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here not be uninteresting to the novice to give a slight insight into the sport by laying before them a sketch of “ a day with the deer" in the noble forest of Glen.

It was early in the morning of a bright October day that I was summoned by Duncan McAlister, to accompany him to a spot near the above-mentioned and far-famed forest. After some little delay a stag, attended by some does, was discovered by the aid of a glass at about a mile and a half distant; and the trusty forester, crawling upon all fours, made me a sign to follow him. For a good half hour did I, in breathless silence, creep after my guide, until I approached within one hundred yards of the noble animal. With what anxiety did I look along my rifle-barrel ! with what a trepidating pulse did I pull the trigger! and with what stillness did I await the

result of my shot! Until Duncan, jumping up, unslipped two splendid deer-hounds, and laid them on the slot, exclaiming, in the broadest Scotch dialect, that he never would cross the foaming torrent, that dashed from an eminence some little distance from where I stood. And true were the words of the forester : after a gallant run the wounded monarch of the woods fell a victim to the game and good training of Fang and Lutra ; and after being broke, was borne off in triumph upon the lusty shoulders of McAlister, and my gillie, Geordie Cameron.

The following account, which we lately fell in with in the “Inverness Courier,” will point out the “ wide awake” propensities of the red deer. These animals, says our authority, are uncommonly sagacious, and seem to employ the whole of their sagacity in inventing and adopting plans of self-preservation. Wherever a red deer is found, if his seat be carefully examined it will appear that it possesses a more commanding view than any other part of the surrounding scenery. If a deer travels in snow to his form, he gazes at and watches his own track with the greatest anxiety. If the wind blows from the direction of his pursuers, he will smell them at several miles' distance. If any of them are in a state of perspiration-no unlikely an event in a hot day in September he will detect them much further. It must have been frequently observed that almost every herd of red deer carries a young one along with it. The young one is the sentinel. He is placed on an eminence to watch, while the others browse beneath; and if he attempts to quit his post, the stags pursue and butt him with their horns until he resumes his watch. When the leading stag is perplexed with baffling winds, he works up the herd to a pitch of terror in a peculiar manner. He leaps from his form as if in extreme fright, scampers off, but soon returns, followed by the others. After a little, when no danger is apparent, they begin to browse, and the stag suddenly repeats his ruse. In this manner he convinces the herd that some danger threatens, and they all become watchful as so many lynxes. They also adopt this system in instructing their young. There is a perpendicular rock above the village Shieldaig, on the summit of which a stag selected his form. He lay with his flank towards the precipice, and commanded a view of the surrounding country, and did not seem in the least degree alarmed at the approach of the shepherd or his boy, or even the cutter-men; but if the gamekeeper entered the ground, he bounded away directly.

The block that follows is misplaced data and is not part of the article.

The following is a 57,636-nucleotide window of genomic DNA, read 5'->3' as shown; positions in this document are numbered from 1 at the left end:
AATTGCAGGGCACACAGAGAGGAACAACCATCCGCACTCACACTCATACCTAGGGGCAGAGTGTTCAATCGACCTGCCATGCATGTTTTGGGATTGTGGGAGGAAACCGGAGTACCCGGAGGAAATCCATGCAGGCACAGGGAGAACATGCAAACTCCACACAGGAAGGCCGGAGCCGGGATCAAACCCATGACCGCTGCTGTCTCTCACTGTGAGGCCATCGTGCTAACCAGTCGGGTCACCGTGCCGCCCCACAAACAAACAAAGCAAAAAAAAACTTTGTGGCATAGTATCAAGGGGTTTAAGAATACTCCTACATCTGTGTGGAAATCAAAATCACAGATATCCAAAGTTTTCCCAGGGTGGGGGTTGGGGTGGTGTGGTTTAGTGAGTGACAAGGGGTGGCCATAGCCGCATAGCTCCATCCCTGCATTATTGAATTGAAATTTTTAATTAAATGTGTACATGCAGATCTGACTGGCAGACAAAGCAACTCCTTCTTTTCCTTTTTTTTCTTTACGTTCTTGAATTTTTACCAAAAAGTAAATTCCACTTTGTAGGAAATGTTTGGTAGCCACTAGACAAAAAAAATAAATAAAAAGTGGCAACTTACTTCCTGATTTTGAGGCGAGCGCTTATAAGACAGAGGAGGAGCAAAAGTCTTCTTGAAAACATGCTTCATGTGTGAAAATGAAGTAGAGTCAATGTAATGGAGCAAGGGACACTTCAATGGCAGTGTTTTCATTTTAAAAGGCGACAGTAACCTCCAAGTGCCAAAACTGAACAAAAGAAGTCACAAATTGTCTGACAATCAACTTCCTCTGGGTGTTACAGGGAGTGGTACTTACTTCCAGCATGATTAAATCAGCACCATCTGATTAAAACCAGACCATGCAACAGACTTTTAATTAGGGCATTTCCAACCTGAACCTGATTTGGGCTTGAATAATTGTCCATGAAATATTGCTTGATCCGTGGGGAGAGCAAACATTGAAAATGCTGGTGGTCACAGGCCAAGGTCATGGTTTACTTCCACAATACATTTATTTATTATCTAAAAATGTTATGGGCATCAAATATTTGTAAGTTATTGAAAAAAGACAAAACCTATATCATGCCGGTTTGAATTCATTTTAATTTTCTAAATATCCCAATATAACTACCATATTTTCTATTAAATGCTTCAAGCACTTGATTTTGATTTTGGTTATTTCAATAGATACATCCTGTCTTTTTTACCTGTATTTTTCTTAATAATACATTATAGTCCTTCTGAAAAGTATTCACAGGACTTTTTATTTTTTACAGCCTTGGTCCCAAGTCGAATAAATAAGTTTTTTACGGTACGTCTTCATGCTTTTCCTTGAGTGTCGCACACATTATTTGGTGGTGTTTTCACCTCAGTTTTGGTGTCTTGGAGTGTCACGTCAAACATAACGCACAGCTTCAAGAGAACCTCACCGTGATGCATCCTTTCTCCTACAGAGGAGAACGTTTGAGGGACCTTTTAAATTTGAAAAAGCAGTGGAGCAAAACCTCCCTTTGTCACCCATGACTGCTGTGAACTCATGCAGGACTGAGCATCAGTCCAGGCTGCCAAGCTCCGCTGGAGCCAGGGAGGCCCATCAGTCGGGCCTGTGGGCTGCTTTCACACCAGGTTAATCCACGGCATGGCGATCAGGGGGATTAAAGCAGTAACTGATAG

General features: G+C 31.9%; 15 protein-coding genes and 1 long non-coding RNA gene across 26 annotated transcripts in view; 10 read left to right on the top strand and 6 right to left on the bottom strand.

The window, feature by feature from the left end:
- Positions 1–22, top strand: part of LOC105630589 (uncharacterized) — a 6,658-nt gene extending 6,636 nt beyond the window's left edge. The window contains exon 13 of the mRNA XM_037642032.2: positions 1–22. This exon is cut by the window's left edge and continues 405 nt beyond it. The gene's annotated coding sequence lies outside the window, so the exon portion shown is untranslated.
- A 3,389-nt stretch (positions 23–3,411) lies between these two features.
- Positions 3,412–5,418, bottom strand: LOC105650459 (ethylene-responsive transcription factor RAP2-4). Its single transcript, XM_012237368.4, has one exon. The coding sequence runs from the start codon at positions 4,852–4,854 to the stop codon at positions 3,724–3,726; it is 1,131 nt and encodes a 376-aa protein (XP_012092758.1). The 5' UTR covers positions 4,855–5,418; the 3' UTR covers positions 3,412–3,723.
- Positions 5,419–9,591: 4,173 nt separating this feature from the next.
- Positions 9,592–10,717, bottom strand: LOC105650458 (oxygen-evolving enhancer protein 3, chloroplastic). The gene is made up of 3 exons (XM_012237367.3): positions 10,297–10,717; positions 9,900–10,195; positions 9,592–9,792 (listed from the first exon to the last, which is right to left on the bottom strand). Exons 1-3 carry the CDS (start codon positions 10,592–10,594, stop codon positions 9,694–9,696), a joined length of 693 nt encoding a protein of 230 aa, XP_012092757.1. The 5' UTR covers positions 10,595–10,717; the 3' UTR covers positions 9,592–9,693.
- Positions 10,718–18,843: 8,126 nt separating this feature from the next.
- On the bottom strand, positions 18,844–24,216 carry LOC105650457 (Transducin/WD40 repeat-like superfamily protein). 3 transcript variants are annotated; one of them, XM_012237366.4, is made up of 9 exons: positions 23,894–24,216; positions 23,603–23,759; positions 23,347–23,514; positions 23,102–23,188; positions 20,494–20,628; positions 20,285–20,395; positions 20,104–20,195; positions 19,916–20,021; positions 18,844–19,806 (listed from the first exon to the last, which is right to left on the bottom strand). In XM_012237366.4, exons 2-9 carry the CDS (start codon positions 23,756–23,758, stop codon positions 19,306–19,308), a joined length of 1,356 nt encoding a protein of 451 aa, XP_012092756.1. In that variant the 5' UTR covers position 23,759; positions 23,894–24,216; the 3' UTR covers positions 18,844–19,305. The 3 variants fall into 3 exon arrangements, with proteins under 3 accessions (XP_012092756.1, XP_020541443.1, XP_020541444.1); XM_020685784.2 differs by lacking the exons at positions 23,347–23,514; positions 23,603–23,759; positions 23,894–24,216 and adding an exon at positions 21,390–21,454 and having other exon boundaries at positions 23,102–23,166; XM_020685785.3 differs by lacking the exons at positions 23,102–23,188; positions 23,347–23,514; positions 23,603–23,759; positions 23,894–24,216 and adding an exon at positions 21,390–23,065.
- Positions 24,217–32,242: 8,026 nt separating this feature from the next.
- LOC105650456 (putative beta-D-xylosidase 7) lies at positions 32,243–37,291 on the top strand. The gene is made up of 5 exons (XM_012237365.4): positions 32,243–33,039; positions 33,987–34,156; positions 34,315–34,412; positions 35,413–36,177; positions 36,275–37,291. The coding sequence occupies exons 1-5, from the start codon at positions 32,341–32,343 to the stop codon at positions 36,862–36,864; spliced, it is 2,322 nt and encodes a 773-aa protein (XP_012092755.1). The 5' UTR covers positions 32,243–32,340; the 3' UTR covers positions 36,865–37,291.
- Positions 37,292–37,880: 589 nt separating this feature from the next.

(Author of the Scottish Angler,' &c., &c.)



It was on a fine breezy morning in the month of September, that I set off from Kelso with the intention of having a day's trouting in the Makerston water, one of those portions of Tweed, which, as it is less thrashed by fishers, and more congenial to my taste in other respects, I am especially given to frequent. The river had recently been in a state of flood, and on the morning in question was of a brownish hue, a degree less so than the favourite trouting colour, but still sufficiently dark to tempt forth the zealous angler in pursuit of sport, the more readily, because, at the time of the year my relation refers to, considerable numbers of sea-trout are to be found scattered over this part of Tweed, willing occasionally to snatch at the small flies which it was the privilege, until very recently, of every one, in spite of salmon-proprietors and their tacksman, to use at all seasons over our Scottish rivers. Nor can I deny that the expectation of getting hold of one or more of these fellows, perhaps a grilse or salmon itselt, which the recent spate had displaced from its accustomed haunt, and left within fly.cast of the water's edge, chiefly, on the occasion in question, encouraged my angling humour; for, at so late a period of the year, except very occasionally with salmon-roe and worm, I am not given to go much in quest of the yellow river-trout, which do not rise at the fly with anything like their vernal greediness, and are more disposed, from sheer surfeit with this kind of food, to batten on ground insects and the ova of each other.